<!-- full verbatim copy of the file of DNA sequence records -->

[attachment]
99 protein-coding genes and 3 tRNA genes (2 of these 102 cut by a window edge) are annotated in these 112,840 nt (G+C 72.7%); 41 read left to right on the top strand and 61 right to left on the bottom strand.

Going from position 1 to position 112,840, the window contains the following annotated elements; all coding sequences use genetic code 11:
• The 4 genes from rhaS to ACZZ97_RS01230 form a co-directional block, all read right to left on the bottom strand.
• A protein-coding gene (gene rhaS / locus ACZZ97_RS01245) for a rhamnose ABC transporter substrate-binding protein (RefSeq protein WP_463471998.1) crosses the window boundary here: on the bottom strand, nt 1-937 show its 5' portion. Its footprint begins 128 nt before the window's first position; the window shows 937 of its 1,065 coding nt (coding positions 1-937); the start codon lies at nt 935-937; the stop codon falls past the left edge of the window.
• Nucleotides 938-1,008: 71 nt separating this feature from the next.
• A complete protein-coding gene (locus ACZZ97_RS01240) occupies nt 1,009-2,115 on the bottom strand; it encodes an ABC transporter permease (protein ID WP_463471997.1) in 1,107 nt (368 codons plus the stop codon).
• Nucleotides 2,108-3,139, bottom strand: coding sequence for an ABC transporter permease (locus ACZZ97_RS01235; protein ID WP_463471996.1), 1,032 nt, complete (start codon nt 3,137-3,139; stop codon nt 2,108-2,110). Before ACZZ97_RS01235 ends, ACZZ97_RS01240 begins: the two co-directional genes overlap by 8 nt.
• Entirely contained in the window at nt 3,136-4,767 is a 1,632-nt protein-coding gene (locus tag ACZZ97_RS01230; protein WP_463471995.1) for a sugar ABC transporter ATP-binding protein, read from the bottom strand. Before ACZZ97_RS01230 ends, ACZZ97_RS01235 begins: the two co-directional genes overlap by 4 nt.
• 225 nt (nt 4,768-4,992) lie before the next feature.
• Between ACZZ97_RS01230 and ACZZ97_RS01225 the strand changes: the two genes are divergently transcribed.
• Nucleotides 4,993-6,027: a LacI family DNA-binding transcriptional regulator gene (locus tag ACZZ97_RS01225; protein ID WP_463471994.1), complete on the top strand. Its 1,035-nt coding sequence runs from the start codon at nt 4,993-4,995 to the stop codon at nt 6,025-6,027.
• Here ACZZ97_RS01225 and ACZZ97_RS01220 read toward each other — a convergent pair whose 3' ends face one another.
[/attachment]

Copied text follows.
99 protein-coding genes and 3 tRNA genes (2 of these 102 cut by a window edge) are annotated in these 112,840 nt (G+C 72.7%); 41 read left to right on the top strand and 61 right to left on the bottom strand.

Going from position 1 to position 112,840, the window contains the following annotated elements; all coding sequences use genetic code 11:
• The 4 genes from rhaS to ACZZ97_RS01230 form a co-directional block, all read right to left on the bottom strand.
• A protein-coding gene (gene rhaS / locus ACZZ97_RS01245) for a rhamnose ABC transporter substrate-binding protein (RefSeq protein WP_463471998.1) crosses the window boundary here: on the bottom strand, nt 1-937 show its 5' portion. Its footprint begins 128 nt before the window's first position; the window shows 937 of its 1,065 coding nt (coding positions 1-937); the start codon lies at nt 935-937; the stop codon falls past the left edge of the window.
• Nucleotides 938-1,008: 71 nt separating this feature from the next.
• A complete protein-coding gene (locus ACZZ97_RS01240) occupies nt 1,009-2,115 on the bottom strand; it encodes an ABC transporter permease (protein ID WP_463471997.1) in 1,107 nt (368 codons plus the stop codon).
• Nucleotides 2,108-3,139, bottom strand: coding sequence for an ABC transporter permease (locus ACZZ97_RS01235; protein ID WP_463471996.1), 1,032 nt, complete (start codon nt 3,137-3,139; stop codon nt 2,108-2,110). Before ACZZ97_RS01235 ends, ACZZ97_RS01240 begins: the two co-directional genes overlap by 8 nt.
• Entirely contained in the window at nt 3,136-4,767 is a 1,632-nt protein-coding gene (locus tag ACZZ97_RS01230; protein WP_463471995.1) for a sugar ABC transporter ATP-binding protein, read from the bottom strand. Before ACZZ97_RS01230 ends, ACZZ97_RS01235 begins: the two co-directional genes overlap by 4 nt.
• 225 nt (nt 4,768-4,992) lie before the next feature.
• Between ACZZ97_RS01230 and ACZZ97_RS01225 the strand changes: the two genes are divergently transcribed.
• Nucleotides 4,993-6,027: a LacI family DNA-binding transcriptional regulator gene (locus tag ACZZ97_RS01225; protein ID WP_463471994.1), complete on the top strand. Its 1,035-nt coding sequence runs from the start codon at nt 4,993-4,995 to the stop codon at nt 6,025-6,027.
• Here ACZZ97_RS01225 and ACZZ97_RS01220 read toward each other — a convergent pair whose 3' ends face one another.